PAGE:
Is vegetarian good for you

After 7 Years of Being Vegetarian, I Chose to Eat Meat- A Holistic Nutritionist’s Experience & Perspective

This is my personal story of why I choose to eat meat, after 7 years of being vegetarian.

Before I begin, I want you, the reader to know why I feel compelled to write this piece.  Chances are if you are reading this you are, have been, or maybe are interested in going vegan/vegetarian, the intention of this article is not to turn you away from that path.  Rather this article is written to highlight some of the gray areas that often fall under the radar when it comes to choosing different paths of health.  

At the end of the day, there is no one diet fits all approach.  My model and practice as a Holistic Nutritionist are rooted in the very concept of bio-individuality.  Every person is unique, and what serves one person’s body will be different from what serves the other.  I do believe you CAN be vegan/vegetarian and healthy for years.  I do, however, also believe that sometimes we are not always provided with all the information when it comes to diet and what is really at the root of health, and through this, we can end up denying ourselves the essence of what it is we truly need.

I invite you to listen with an open mind.  Maybe you can see yourself in my story, and if so, hopefully, you’ll listen to your body sooner than I chose to listen to mine.

Why did I decide to go vegetarian in the first place?

I was a ‘vegetarian’ for almost 7 years.  Occasionally I’d have fish, but as far as meat went, nada.

In 2011, a series of events led me into a slight depression and deep contemplation of who I was and the direction my life was headed.  This propelled me to make major life changes which led me into the world of nutrition which is when I began studying it in college.  It didn’t take long before I discovered the researchunderground workings of the FDA, USDA and meat and dairy industry.  Soon thereafter, I learned about the horrendous process of the American meat industry and that alone spoiled my appetite for meat.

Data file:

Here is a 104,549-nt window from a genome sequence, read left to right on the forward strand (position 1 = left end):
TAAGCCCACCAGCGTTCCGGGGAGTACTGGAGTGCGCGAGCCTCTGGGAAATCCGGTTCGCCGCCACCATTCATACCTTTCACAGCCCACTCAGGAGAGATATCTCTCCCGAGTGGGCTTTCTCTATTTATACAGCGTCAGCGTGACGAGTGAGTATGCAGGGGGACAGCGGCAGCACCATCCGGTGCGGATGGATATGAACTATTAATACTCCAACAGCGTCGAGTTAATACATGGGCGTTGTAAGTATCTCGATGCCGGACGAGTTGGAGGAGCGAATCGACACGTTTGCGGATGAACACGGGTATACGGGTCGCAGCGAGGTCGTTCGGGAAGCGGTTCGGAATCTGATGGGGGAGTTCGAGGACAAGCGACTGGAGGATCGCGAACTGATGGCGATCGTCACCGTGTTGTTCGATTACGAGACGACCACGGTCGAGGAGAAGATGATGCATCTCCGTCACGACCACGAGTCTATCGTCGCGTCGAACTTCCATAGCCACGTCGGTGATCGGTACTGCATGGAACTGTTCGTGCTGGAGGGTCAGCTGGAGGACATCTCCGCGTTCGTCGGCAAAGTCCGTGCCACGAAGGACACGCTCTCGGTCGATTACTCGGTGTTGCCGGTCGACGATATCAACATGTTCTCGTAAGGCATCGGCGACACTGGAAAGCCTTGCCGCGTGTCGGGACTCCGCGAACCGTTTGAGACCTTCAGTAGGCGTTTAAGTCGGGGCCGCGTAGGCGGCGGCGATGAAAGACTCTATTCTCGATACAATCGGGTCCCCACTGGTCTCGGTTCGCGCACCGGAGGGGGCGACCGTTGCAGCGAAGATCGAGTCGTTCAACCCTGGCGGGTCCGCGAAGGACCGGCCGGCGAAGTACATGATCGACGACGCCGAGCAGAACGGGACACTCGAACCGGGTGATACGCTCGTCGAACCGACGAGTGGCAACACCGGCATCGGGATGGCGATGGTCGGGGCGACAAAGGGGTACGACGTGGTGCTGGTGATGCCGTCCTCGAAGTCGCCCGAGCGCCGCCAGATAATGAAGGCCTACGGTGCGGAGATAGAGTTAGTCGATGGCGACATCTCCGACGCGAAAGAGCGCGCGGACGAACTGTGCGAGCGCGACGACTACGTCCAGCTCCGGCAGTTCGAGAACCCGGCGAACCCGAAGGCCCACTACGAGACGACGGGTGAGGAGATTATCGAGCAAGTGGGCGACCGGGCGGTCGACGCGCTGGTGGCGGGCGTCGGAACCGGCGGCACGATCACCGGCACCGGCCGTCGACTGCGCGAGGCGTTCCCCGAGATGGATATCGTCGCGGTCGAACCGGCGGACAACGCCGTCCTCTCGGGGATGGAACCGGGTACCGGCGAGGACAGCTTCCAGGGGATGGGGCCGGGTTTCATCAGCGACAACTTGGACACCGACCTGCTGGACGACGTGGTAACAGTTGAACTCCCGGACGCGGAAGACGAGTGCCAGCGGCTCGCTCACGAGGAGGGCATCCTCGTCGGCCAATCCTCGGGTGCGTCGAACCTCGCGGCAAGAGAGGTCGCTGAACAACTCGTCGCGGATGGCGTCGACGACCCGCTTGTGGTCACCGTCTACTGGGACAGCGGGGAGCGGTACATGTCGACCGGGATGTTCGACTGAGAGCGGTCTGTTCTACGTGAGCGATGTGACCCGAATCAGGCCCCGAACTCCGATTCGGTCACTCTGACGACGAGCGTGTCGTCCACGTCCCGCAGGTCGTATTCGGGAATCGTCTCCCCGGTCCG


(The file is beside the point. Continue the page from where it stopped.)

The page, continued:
(There is a TON of information on this but as it’s government related you have to really research in order to dig it up.  The point of this article is not to talk about politics.  In short, these industries are heavily lobbied and subsidized.  Many of the top executives of these industries as well as Monsanto and other big corporations have also been chairmen and important members who sit on the board for the FDA & USDA.)  

At the time, I was slightly overweight.  I had recently graduated high school and still thought I had the fabulous metabolism you have when you are in high school; boy was I WRONG!

It took a while, but eventually, I realized that I couldn’t smoke weed and eat cakes at midnight and not be affected.  So, like most things I do, when I make a change I go hard and at that time in my life, it meant saying goodbye to meat.

A lifestyle change

When I look back on this now, I can easily say this was one of the best decisions I could have made.  Not only did the meat go, but so did the alcohol, the weed and coincidently (or not) this is when the incredible practice of yoga took a hold in my life.  Needless to say, with all these drastic changes the weight went in no time.

Fast forward 6, almost 7 years later and many things have changed.

I continued to study nutrition and as my knowledge of being vegetarian expanded so did my ability to see beyond the label that for years I had so closely identified with.

(Something I’ve noticed is that as much as we don’t want to admit it, as a society we tend to LOVE labels!  Feeling connected and the desire to belong is part of human nature; when there is a shared commonality many times we grab onto it and hold on tight– this was me with my identification as a yogi and inevitably vegetarianism.)

As much as I would have loved to stay vegetarian, (because to be quite honest it’s easy, cheap and I just love vegetables) my body began to speak a different truth.  Let me be clear here since nutrition was what I had been studying in college I was a conscious consumer; meaning I didn’t just eat anything that was labeled vegetarian or vegan.  I was mindful of protein combining, supplemented when needed and didn’t eat the junk that can be abundant in this niché.

My body’s cry for help!

Maybe it was a coincidence (doubt it), but I was right in the middle of my schooling to become a Certified Holistic Nutritionist and I started developing food allergies.  The symptom first appeared with my skin which was something I have never struggled with before; needless to say, it had a huge effect on my confidence.  I began to cut out all things that I thought could possibly be causing it.

The food top allergens are:

  • Dairy
  • Gluten
  • Nuts
  • Eggs
  • Soy